∂ part of node [[fogg-behavior-model]]

Fogg Behavior Model

  • Introduced to me by [[M. B.]], who shared https://www.deprocrastination.co/blog/how-to-stop-procrastinating-by-using-the-fogg-behavior-model
  • Behaviour = Motivation + Ability + Trigger. Missing any of the three can cause [[procrastination]]; a failure to reach a planned behaviour.
  • Motivation
    • Motivation must be built.
    • Motivation is felt [[qualia]] when we feel how an action is meaningful or valuable and we believe we can take it.
    • Remind yourself of the why. Try to remember in vivid detail why you thought you needed to do it.
    • Try to link the task to a personal goal that you want to achieve.
      • "Write a thesis" -> "Write a thesis to deepen your understanding of a subject and get recognized by others in your field."
  • Ability
    • When everything seems hard, it's easy to succumb to procrastination. Email is (boring but) easier than work. But procrastinating won't make task easier; perhaps it'll achieve the opposite.
    • Focus on small steps to manage difficulty. Break it down. How is often not obvious. Identify the distinct parts that form the whole.
      • "Create a presentation" -> research topic + find images + create slides + rehearse.
    • Create a simple [[timeline]]
      • Start with the due date.
      • Go back day by day, or week by week, and write down what you'd like to have done by then, until you arrive at today.
      • Put the timeline in full view.
      • Start working on the first item.
      • "Deliver a presentation" -> Day 10 rehearse and present; Day 9 list sources and add finishing touches, ..., Day 1 make a list of at least 10 articles and resources to use.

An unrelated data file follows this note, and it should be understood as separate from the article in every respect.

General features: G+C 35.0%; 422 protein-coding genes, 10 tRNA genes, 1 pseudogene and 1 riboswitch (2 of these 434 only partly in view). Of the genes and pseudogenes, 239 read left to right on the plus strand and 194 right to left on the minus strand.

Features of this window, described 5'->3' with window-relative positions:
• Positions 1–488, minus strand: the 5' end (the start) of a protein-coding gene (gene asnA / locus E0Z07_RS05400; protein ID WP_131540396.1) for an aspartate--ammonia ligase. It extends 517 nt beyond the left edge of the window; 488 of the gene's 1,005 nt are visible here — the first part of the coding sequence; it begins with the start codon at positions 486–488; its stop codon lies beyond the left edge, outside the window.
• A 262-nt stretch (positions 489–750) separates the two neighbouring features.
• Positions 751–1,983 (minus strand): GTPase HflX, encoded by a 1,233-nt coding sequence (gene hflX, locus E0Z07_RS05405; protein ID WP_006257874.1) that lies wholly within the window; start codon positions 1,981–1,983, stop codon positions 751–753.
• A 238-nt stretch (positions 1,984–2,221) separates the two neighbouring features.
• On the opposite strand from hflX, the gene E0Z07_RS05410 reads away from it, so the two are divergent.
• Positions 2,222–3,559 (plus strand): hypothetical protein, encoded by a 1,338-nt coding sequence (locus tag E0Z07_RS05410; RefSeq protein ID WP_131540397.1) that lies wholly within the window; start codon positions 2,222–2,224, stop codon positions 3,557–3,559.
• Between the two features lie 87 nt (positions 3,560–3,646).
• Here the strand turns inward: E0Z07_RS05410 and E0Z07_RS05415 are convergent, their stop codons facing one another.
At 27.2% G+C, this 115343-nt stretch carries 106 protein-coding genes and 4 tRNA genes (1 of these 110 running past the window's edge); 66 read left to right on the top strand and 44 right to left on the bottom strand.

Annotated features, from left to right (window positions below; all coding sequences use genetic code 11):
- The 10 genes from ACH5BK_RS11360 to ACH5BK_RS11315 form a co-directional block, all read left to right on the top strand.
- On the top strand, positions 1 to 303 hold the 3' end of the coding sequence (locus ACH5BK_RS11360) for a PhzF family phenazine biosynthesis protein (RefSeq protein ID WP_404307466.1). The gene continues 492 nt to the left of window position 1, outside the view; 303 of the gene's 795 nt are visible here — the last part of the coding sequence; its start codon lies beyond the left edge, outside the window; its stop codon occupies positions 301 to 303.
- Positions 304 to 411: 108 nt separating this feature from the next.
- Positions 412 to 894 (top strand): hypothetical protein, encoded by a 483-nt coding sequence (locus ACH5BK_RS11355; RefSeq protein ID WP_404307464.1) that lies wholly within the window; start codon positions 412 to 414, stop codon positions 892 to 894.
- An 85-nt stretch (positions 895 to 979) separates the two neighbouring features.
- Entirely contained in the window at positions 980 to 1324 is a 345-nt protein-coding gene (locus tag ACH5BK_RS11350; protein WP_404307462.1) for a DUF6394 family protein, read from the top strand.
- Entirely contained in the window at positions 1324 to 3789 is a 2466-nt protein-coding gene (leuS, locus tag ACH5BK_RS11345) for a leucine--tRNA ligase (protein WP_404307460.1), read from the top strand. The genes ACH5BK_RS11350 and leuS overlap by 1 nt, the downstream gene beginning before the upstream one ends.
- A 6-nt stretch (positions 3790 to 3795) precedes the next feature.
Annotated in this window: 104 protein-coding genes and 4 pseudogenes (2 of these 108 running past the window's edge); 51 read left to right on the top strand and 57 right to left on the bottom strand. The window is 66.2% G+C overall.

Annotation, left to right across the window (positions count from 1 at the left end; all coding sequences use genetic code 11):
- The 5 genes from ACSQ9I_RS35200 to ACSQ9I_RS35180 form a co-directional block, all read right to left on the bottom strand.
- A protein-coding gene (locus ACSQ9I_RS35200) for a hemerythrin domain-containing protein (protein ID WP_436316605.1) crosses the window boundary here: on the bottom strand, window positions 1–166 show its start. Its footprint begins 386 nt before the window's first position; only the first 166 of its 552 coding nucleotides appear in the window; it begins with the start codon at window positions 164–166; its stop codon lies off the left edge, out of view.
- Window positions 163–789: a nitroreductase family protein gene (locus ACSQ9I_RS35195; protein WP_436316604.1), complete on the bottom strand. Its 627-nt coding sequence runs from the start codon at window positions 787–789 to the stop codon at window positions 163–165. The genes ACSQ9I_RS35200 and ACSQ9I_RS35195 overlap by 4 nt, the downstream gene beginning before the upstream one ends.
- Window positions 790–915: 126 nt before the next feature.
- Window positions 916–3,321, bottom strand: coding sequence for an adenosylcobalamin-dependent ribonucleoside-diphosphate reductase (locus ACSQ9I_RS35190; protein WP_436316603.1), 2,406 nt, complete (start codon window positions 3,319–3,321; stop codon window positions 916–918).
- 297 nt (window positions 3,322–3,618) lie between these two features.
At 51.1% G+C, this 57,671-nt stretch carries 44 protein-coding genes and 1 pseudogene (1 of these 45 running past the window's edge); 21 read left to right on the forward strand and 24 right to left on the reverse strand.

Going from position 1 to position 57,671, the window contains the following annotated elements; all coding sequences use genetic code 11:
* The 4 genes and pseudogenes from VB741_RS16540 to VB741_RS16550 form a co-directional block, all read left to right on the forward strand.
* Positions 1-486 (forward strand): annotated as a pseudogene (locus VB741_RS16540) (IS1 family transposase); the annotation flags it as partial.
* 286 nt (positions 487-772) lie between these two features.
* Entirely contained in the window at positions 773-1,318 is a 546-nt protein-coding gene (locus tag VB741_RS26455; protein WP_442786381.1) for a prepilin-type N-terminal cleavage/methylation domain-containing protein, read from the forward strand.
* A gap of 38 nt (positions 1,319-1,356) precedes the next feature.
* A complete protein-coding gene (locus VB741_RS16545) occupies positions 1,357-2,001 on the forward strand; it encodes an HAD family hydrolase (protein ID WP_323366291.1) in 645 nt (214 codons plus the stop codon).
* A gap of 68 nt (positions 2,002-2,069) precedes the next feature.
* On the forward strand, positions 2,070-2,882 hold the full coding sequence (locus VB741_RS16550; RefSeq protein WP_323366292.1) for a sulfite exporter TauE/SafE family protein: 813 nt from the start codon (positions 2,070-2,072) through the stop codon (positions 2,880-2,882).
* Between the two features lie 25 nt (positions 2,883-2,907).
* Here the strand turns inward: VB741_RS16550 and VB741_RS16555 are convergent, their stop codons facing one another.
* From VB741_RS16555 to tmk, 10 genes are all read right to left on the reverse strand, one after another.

• Trigger
    • Sport coaches motivate, cultivate ability, and give triggers. Modern work often doesn't have built-in [[triggers]].
    • You need to self-trigger. Often we just leave this to circumstance; the only default circumstance in most projects is the deadline. So the deadline becomes the only trigger we obey.
    • Add triggers. The key to an effective trigger is a sense of "I'm supposed to be doing this, right now."
      • Create a cue.
        • When you sit down to work, give yourself 5-15 minutes to decide which task to start with. If you don't know which one you should take after the time expires, choose at random. Then start.
        • At the end of one work day, determine where you want to start the next day and put it in your calendar.
        • Be creative: leave things on your desk that serve as cues to start work on a project -- meaning by default sitting down and deciding which task to start with.
      • Define a specific task to do, at a specific place, at a specific moment in time -- and make sure you can't miss the cue.
  • Build up motivation by finding meaning. Break down complex tasks and plan them in a timeline. Define concrete triggers that will help you start working.